This summary is drawn from the factual allegations in the amended complaint. D. 14. Clorite is a resident of Somerset with training as a broadcast operations engineer. Id . ¶¶ 5, 6. He served as the chairperson of the negotiating committee which advocated for the creation of SATV. Id . ¶ 8. In November 2004, the Somerset Board of Selectmen created the station and appointed Clorite to SATV's board of directors as its representative. Id . ¶¶ 9-10.

SATV's operations are overseen by the board of directors. Id . ¶ 17. SATV employs individuals to record local government civic activities and events, edit footage, broadcast local programming, organize and present workshops on video production and editing, maintain the SATV facility and document its activities, among other activities. Id . ¶ 19. During the time Clorite served as a board member, he also provided services to SATV for compensation, including recording and production services. Id . ¶ 22.[1]

Clorite alleges that in January 2010 he learned that Norton, SATV's president, was sexually harassing SATV's executive director. Id . ¶ 24. Later that month, Clorite, on the executive director's behalf, sent a letter to Norton requesting cessation of the harassment and informing Norton that such behavior could create a sexually hostile working environment and expose SATV's board of directors to legal liability. Id . ¶¶ 26, 27. Clorite alleges that at some point after he sent the letter, Norton told the executive director that she would be fired if she employed Clorite for any SATV production or recording jobs. Id . ¶ 55. In April 2011, the executive director filed a complaint with the Massachusetts Commission Against Discrimination ("MCAD") alleging sexual harassment against SATV and Norton. Id . ¶ 28. Clorite assisted the MCAD in its investigation and the SATV board of directors was aware of his cooperation. Id . ¶¶ 29-31.

In July 2011, SATV's board of directors notified Clorite that they planned to hold a special meeting later that month to discuss the sexual harassment. Id . ¶ 32. The board also notified Clorite that he was not allowed to attend and would be removed should he attempt to do so. Id . The board voted to terminate the executive director, effective immediately, and to remove Clorite from his position on the board at its next formal meeting, held in May 2012. Id . ¶¶ 33-34. Clorite was then formally removed at the May 2012 meeting. Id . ¶ 34.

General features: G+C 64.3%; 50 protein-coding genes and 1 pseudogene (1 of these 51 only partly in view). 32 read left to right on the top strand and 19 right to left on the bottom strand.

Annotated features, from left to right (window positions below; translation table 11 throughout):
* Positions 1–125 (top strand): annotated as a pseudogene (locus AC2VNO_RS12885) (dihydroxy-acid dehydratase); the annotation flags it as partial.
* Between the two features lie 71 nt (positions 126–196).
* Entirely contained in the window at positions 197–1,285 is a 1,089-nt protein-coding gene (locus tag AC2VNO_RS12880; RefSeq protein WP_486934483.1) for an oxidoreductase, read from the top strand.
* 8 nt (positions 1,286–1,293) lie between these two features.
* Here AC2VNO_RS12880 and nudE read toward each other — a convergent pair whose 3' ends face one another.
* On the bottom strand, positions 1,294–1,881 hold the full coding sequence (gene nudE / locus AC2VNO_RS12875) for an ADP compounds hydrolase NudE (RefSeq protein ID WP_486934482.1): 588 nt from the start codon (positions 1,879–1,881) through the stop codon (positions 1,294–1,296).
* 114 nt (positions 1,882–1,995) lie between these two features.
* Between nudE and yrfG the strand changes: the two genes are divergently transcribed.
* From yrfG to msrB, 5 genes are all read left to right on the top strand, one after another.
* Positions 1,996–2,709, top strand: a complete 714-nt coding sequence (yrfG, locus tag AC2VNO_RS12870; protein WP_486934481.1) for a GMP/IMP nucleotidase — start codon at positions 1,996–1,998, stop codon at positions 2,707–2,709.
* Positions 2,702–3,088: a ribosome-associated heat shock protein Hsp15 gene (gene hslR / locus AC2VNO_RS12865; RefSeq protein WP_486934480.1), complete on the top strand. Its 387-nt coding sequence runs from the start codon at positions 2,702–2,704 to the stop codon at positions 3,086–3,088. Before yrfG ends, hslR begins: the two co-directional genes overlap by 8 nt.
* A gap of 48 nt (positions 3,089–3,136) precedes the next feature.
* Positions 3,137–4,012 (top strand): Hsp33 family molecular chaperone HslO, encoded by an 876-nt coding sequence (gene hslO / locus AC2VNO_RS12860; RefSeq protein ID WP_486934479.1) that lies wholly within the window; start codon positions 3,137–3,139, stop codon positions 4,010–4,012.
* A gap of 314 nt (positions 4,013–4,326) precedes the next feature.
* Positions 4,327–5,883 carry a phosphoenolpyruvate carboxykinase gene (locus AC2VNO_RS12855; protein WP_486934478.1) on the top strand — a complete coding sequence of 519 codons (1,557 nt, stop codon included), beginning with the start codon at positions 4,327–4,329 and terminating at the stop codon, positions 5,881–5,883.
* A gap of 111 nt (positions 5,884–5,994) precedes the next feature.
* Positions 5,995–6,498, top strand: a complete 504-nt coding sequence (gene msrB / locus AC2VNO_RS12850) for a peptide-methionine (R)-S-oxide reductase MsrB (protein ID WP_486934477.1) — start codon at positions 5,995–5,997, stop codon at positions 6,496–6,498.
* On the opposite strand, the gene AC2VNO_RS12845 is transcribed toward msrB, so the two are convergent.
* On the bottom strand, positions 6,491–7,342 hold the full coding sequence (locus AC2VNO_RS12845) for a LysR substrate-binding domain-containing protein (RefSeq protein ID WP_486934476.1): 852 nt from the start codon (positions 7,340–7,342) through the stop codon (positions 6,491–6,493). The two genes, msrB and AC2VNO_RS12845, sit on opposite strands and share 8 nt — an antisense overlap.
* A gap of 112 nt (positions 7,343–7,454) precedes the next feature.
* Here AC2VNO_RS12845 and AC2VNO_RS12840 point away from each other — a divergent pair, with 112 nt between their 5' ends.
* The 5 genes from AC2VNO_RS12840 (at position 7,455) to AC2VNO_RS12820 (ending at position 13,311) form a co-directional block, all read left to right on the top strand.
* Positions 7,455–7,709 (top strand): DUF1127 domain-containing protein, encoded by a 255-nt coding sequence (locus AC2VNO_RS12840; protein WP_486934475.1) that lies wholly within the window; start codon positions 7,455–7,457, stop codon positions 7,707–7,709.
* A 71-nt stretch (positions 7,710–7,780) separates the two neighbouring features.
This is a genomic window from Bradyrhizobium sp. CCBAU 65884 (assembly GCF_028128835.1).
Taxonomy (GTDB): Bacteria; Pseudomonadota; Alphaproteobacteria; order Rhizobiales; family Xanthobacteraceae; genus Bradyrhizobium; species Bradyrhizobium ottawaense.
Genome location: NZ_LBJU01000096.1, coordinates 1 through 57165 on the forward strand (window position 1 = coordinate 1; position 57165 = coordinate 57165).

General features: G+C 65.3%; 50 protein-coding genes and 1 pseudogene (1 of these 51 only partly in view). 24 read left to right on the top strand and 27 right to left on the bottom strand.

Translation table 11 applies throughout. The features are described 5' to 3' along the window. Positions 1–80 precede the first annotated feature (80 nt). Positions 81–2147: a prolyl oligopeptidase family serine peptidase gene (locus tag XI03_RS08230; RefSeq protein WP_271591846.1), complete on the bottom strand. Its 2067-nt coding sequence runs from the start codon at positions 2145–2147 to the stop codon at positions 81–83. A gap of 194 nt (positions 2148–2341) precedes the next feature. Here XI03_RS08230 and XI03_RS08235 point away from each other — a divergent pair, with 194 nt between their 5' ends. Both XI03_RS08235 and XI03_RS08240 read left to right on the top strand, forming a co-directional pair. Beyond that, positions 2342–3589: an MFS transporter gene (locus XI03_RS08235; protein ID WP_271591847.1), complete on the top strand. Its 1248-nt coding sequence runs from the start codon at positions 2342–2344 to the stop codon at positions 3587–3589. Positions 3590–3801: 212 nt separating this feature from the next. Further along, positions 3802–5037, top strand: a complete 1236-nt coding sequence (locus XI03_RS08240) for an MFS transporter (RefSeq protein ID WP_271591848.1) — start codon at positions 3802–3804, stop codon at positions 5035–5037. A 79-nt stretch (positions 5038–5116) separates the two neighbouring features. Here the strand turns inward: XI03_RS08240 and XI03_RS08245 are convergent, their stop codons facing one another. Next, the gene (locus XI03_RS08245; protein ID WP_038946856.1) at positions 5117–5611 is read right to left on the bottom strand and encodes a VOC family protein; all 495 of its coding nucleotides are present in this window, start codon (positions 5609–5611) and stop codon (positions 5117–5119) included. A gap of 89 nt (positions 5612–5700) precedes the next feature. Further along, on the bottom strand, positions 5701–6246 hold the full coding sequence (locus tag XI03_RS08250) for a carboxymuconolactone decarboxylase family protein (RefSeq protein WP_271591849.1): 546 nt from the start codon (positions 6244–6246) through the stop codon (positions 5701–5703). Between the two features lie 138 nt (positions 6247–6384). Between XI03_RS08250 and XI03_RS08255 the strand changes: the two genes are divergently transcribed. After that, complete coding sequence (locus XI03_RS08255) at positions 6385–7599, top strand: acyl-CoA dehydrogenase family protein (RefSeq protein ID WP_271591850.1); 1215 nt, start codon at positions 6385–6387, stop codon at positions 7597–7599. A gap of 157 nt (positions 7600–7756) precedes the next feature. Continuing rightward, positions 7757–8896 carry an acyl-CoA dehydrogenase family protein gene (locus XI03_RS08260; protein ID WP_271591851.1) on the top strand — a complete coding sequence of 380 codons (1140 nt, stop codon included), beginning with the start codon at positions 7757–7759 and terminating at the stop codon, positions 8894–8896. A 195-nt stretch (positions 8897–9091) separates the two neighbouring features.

Clorite alleges that SATV has refused to broadcast his content since receiving his letter. Id . ¶ 35. He further alleges that Norton and SATV have engaged in a pattern of false, negative and critical public statements about his professional skills. Id . ¶ 36. Clorite also contends Norton has maligned his professional ability to officials and residents of Somerset, calling his work "not up to [SATV] standards" and his equipment "substandard." Id . ¶ 37. Clorite alleges these statements negatively affected Clorite's professional relationship with Diman Regional Vocational-Technical High School ("Diman"), for which he had videotaped events during the previous seven years. Id . ¶¶ 38-41. Specifically, Clorite alleges that, in or about 2012, Norton called the superintendent of Diman and stated Clorite's video equipment was substandard, resulting in Diman declining Clorite's further services. Id . ¶¶ 44-48.